Then there was the matter of backup pins. User agents require that a backup pin is available before it will enforce pins. I would recommend more than one backup pin, and providing some diversity in the algorithm that is used as well as the key size. For example, if I intended to pin an RSA-2048 key, my backup pins might be another RSA-2048, and an ECDSA-P256. The different algorithm gives you an option to immediately move to a different algorithm in the wake of a discovery, such as finding out that RSA is broken, or that the NIST curves in P256 have weaknesses. Even if nothing like that happens, which it probably won’t, it also gives a straight forward path to increasing key sizes, which is a natural thing to do over time.
Having a backup pin for the same algorithm allows recovery from the loss of a key, or exposure of the private key without changing the algorithm used. Moving from one algorithm to another, like RSA to ECDSA, will carry some compatibility risks with older clients. Having a backup pin of the same key length and algorithm at least ensures you can recover without the additional burden of investigating compatibility.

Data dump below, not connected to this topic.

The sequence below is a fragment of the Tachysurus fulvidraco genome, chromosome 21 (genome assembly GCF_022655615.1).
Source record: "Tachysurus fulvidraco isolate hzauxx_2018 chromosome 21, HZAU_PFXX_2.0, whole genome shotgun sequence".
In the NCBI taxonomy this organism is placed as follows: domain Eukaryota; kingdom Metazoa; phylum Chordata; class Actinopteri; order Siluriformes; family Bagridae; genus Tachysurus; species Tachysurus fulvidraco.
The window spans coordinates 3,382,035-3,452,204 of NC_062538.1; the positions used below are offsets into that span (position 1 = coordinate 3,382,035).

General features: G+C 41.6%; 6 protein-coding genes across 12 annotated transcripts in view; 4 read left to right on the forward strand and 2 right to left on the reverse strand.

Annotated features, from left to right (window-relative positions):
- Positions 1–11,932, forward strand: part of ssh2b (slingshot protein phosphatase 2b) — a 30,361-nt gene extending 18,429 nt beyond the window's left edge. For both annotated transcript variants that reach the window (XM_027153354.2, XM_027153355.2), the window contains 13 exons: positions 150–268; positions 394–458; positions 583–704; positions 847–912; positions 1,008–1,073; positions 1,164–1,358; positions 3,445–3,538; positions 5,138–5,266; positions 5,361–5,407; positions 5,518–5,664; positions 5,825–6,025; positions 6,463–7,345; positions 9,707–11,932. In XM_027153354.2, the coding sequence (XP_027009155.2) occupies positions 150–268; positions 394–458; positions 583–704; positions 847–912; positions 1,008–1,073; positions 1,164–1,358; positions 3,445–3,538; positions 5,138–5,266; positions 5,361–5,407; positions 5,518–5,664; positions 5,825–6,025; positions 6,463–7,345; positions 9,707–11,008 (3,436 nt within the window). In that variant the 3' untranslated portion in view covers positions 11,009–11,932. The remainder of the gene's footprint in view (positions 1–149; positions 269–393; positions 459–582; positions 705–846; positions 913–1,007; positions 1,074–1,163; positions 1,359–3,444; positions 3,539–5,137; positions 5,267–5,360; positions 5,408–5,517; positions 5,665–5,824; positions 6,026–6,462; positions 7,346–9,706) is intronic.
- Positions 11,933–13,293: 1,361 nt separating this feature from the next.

Lastly there was the matter of testing backup pins. I strongly recommend using
Report-Onlyfirst when deploying HPKP, and testing a failover to each and every backup pin. While doing this, I ran in to a situation where a backup pin wasn’t working. It turned out that the SHA256 digest of the SPKI was actually a digest of the string “File not found”.
It’s not uncommon to need to sign something with the private key of a certificate. If you’re using RSA or DSA certificates, that’s been a fairly straight forward process with the .NET Framework. If your certificate was an ECDSA certificate, this was not a straight forward process. You often had to fall back to p/invoke using
CryptAquireCertificatePrivateKeyto obtain an NCrypt CNG key handle.
In the .NET Framework 4.6, this got a whole lot easier with the extension method
I did run in to a problem with it though. I was getting an exception:
System.ArgumentException: Keys used with ECDsaCng algorithm must have an algorithm group of ECDsa.